Economics at your fingertips  

Do Real Exchange Rates Follow a Nonlinear Mean Reverting Process in Developing Countries

Mohsen Bahmani-Oskooee (), Ali Kutan () and Su Zhou ()
Additional contact information
Su Zhou: Department of Economics, University of Texas at San Antonio, San Antonio, TX 78249-0633, USA

Southern Economic Journal, 2008, vol. 74, issue 4, 1049-1062

Abstract: In an effort to fight relatively high inflation, many developing countries try to manage their nominal exchange rates through official intervention. In addition, developing countries tend to have high transportation costs, tariffs, and nontariff barriers. These factors are among the sources of generating nonlinearity in real exchange rates and hence some nonlinear adjustment toward purchasing power parity (PPP) in developing countries. In this paper, we employ monthly real effective exchange rate (REER) data of 88 developing countries and test the null of nonstationarity versus an alternative of linear stationarity by the means of a conventional unit root test and compare the results with those obtained from a new test in which the null is the same but the alternative hypothesis is nonlinear stationarity. The latter test supports the PPP theory in more developing countries compared with the former test, suggesting that nonlinear adjustment toward PPP in developing countries is an important phenomenon. Reported country characterizations indicate that reversion in REER occurs more often for high-inflation countries and for countries with high flexibility in their exchange rates.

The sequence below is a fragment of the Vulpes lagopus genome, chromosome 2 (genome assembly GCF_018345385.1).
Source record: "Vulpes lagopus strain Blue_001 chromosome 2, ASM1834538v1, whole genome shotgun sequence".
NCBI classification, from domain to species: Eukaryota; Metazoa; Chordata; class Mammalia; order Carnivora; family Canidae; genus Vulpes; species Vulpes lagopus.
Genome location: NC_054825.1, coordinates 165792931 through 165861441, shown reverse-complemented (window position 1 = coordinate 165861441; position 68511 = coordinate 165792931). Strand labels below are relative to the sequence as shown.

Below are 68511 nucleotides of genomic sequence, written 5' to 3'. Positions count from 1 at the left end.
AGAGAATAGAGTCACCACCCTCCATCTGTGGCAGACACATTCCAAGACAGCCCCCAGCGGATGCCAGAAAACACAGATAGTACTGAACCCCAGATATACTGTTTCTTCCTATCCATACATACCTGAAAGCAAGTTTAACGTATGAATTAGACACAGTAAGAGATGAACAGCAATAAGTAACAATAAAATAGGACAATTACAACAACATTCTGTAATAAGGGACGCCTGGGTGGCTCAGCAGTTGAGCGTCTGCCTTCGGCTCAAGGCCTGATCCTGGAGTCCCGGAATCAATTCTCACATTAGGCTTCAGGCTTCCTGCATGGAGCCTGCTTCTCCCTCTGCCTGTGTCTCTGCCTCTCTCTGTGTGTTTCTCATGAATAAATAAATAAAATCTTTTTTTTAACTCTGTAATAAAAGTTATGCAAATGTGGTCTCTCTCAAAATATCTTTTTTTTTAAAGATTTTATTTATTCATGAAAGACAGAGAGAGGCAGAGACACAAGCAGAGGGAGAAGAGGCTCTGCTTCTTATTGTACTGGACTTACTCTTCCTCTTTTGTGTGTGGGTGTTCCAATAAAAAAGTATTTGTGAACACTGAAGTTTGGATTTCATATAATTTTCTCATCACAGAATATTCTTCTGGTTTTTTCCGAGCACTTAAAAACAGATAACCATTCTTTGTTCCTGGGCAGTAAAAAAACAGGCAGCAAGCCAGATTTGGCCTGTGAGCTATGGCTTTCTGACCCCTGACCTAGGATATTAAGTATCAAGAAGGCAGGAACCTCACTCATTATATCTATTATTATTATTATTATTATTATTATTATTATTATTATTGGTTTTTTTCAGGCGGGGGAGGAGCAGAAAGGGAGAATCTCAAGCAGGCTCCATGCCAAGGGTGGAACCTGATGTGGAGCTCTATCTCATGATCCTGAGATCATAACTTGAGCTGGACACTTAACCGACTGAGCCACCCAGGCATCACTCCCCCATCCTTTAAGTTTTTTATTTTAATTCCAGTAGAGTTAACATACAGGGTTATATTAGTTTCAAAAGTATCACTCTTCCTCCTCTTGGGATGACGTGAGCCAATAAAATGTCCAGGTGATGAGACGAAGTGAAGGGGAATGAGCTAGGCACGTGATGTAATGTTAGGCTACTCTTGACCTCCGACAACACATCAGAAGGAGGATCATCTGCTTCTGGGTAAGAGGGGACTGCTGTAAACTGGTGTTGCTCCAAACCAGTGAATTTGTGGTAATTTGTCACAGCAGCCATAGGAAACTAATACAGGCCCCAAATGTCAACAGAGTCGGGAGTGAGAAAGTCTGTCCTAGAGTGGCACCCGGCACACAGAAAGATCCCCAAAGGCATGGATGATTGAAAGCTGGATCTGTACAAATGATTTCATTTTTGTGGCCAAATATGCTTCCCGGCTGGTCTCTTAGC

JEL-codes: F31 (search for similar items in EconPapers)
Date: 2008
References: Add references at CitEc
Citations: View citations in EconPapers (32) Track citations by RSS feed

There are no downloads for this item, see the EconPapers FAQ for hints about obtaining it.

Related works:
This item may be available elsewhere in EconPapers: Search for items with the same title.

Export reference: BibTeX RIS (EndNote, ProCite, RefMan) HTML/Text

Persistent link:

Access Statistics for this article

Southern Economic Journal is currently edited by Laura Razzolini

More articles in Southern Economic Journal from Southern Economic Association Contact information at EDIRC.
Bibliographic data for series maintained by Laura Razzolini (). This e-mail address is bad, please contact .

Page updated 2019-06-05
Handle: RePEc:sej:ancoec:v:74:4:y:2008:p:1049-1062